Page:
Last week, nitrogen producers CF Industries (CF), CVR Partners (UAN), Terra Nitrogen (TNH), and PotashCorp (POT) ended in the red. Ammonia is one key product in nitrogen, which is then used in downstream nitrogen fertilizer products (NANR).
Ammonia prices in the Southern Plains experienced the steepest decline in the previous week compared to other points in the chart above. Prices fell 8.5% from $426 per short ton (or $386 per metric ton) to $390 per short ton (or $353 per metric ton). Prices in the Corn Belt also fell to $496 per short ton ($450 per metric ton) from $480 per short ton ($435 per metric ton). However, Ammonia prices at the Tampa Bay point remained unchanged at $315 per metric ton.
Ammonia prices at the international price points were also down week-over-week. Prices in the Black Sea fell the most to $270 per metric ton. In Western Europe, ammonia prices stood at $330 per metric ton CFR (cost and freight), which was a 2.5% decline compared to the average price of $238 per metric ton a week ago. Prices in the Middle East stood at $325 per metric ton FOB (free on board), down from $329 per metric ton FOB in the previous week.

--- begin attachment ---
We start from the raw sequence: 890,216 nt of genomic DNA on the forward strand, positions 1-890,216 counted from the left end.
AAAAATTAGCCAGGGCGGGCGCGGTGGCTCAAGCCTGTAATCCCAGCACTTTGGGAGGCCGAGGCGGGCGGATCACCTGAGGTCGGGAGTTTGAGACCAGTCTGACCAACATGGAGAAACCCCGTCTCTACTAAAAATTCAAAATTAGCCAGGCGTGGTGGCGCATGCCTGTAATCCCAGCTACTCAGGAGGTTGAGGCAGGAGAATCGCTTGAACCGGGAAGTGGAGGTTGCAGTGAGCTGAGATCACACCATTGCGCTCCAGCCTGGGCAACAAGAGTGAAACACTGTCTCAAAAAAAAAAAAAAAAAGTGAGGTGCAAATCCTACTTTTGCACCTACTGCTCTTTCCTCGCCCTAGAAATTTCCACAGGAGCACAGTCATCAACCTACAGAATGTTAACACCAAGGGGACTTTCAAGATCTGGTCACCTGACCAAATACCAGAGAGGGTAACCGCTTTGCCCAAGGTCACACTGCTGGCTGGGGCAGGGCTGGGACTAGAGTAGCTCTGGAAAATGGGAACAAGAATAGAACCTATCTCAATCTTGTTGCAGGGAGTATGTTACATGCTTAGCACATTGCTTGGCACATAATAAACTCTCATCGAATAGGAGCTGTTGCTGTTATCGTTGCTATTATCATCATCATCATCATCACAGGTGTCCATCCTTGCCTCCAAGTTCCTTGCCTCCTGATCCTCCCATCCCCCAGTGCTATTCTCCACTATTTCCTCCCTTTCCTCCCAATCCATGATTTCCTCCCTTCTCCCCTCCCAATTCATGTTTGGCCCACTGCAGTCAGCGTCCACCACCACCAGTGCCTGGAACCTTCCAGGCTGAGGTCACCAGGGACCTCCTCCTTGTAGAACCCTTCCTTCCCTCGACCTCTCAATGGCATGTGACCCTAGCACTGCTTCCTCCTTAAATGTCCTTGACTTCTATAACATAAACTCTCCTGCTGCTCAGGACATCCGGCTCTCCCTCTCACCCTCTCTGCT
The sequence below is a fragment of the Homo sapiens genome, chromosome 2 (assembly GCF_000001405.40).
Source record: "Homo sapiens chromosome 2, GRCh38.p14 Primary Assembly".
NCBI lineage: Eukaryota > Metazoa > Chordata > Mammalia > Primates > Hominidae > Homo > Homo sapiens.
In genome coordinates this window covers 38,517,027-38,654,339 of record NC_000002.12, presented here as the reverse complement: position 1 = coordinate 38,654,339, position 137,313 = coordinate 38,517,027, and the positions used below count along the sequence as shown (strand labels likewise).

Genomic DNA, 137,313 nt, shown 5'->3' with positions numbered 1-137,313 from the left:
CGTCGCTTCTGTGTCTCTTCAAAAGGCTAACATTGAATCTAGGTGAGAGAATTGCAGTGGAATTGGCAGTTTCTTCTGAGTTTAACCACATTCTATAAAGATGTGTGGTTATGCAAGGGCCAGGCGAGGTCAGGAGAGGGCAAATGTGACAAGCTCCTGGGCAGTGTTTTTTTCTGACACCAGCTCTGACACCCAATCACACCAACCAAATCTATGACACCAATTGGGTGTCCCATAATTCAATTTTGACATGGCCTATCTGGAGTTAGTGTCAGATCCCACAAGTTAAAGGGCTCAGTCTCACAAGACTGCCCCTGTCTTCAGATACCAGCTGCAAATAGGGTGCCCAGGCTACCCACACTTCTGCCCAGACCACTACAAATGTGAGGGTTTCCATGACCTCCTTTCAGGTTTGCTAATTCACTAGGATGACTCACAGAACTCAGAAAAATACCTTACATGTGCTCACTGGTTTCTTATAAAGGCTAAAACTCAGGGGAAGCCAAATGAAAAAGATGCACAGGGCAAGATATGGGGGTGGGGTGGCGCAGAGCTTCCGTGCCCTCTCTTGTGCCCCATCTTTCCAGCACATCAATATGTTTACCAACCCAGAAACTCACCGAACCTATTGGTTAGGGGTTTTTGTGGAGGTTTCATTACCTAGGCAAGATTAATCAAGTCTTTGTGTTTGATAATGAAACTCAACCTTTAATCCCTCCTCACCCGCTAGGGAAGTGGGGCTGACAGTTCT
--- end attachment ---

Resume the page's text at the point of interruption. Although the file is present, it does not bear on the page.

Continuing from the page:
Ammonia is a feedstock to other nitrogen fertilizers such as urea, UAN (urea ammonium nitrate), and even phosphate products such as DAP (diammonium phosphates), and MAP (monoammonium phosphates). Thus, ammonia prices also act as a precursor to prices for other key fertilizers. Next, we’ll look at how urea prices moved last week.